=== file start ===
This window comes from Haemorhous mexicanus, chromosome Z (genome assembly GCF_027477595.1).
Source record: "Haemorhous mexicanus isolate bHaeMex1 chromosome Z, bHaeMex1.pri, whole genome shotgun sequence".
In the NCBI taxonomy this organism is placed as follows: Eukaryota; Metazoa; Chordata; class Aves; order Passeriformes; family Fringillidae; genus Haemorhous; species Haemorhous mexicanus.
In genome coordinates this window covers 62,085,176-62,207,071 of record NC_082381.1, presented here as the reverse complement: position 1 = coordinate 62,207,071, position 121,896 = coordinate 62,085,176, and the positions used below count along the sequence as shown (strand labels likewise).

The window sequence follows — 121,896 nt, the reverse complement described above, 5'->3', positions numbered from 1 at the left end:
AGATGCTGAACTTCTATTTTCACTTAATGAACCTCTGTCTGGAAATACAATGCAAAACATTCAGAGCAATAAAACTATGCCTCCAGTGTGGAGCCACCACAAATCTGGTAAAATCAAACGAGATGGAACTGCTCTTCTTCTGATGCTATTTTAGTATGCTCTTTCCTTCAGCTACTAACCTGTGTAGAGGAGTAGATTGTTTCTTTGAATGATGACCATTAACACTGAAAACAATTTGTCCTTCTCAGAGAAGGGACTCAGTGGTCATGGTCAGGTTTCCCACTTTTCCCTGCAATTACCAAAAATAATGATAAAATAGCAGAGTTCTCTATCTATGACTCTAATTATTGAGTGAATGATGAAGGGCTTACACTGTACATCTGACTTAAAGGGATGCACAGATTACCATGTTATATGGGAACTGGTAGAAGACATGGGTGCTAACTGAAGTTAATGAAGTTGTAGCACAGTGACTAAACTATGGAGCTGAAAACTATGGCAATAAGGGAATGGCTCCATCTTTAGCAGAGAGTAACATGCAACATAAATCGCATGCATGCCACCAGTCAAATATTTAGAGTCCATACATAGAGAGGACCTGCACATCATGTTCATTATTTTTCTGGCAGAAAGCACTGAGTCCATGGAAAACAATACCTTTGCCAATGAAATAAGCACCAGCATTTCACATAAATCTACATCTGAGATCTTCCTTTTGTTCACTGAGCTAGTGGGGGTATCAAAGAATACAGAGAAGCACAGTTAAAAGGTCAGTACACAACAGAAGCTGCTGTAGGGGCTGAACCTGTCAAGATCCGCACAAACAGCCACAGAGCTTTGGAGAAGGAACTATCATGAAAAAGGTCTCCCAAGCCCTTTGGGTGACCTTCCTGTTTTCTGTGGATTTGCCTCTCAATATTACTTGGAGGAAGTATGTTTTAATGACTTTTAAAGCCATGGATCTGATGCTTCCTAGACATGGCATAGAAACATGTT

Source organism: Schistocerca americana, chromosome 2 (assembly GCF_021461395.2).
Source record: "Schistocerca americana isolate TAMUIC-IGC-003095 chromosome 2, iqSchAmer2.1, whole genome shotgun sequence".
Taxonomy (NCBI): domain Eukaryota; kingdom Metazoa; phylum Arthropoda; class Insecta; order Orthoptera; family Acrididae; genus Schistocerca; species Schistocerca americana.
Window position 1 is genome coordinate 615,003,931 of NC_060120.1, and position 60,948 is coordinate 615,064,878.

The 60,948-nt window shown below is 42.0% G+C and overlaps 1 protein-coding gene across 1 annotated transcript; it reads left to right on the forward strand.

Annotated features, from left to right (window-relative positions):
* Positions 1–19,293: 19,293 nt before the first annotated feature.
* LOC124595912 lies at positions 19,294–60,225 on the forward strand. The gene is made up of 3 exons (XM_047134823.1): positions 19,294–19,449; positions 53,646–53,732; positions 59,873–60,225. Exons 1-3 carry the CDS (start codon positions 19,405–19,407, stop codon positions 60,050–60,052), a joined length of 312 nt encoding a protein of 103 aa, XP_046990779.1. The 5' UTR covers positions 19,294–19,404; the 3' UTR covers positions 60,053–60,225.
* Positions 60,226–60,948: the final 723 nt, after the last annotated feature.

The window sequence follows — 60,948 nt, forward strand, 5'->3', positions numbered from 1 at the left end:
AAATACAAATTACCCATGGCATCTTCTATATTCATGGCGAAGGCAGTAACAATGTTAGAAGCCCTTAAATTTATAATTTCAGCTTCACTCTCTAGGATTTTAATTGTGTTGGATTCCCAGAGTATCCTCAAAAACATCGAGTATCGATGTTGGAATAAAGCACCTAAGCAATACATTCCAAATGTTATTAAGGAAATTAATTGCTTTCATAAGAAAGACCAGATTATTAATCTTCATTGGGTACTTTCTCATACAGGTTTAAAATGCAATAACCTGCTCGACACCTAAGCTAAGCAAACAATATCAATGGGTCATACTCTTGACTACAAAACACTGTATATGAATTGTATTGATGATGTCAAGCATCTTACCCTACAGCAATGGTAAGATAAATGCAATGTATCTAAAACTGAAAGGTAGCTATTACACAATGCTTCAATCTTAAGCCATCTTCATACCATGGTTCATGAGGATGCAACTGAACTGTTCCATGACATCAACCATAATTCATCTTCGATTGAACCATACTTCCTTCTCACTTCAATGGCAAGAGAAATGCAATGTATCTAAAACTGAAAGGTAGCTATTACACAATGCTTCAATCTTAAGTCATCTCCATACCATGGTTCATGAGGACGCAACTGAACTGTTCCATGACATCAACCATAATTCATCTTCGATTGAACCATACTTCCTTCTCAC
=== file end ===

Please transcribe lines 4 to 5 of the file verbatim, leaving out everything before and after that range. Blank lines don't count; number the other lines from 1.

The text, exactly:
In genome coordinates this window covers 62,085,176-62,207,071 of record NC_082381.1, presented here as the reverse complement: position 1 = coordinate 62,207,071, position 121,896 = coordinate 62,085,176, and the positions used below count along the sequence as shown (strand labels likewise).

The window sequence follows — 121,896 nt, the reverse complement described above, 5'->3', positions numbered from 1 at the left end: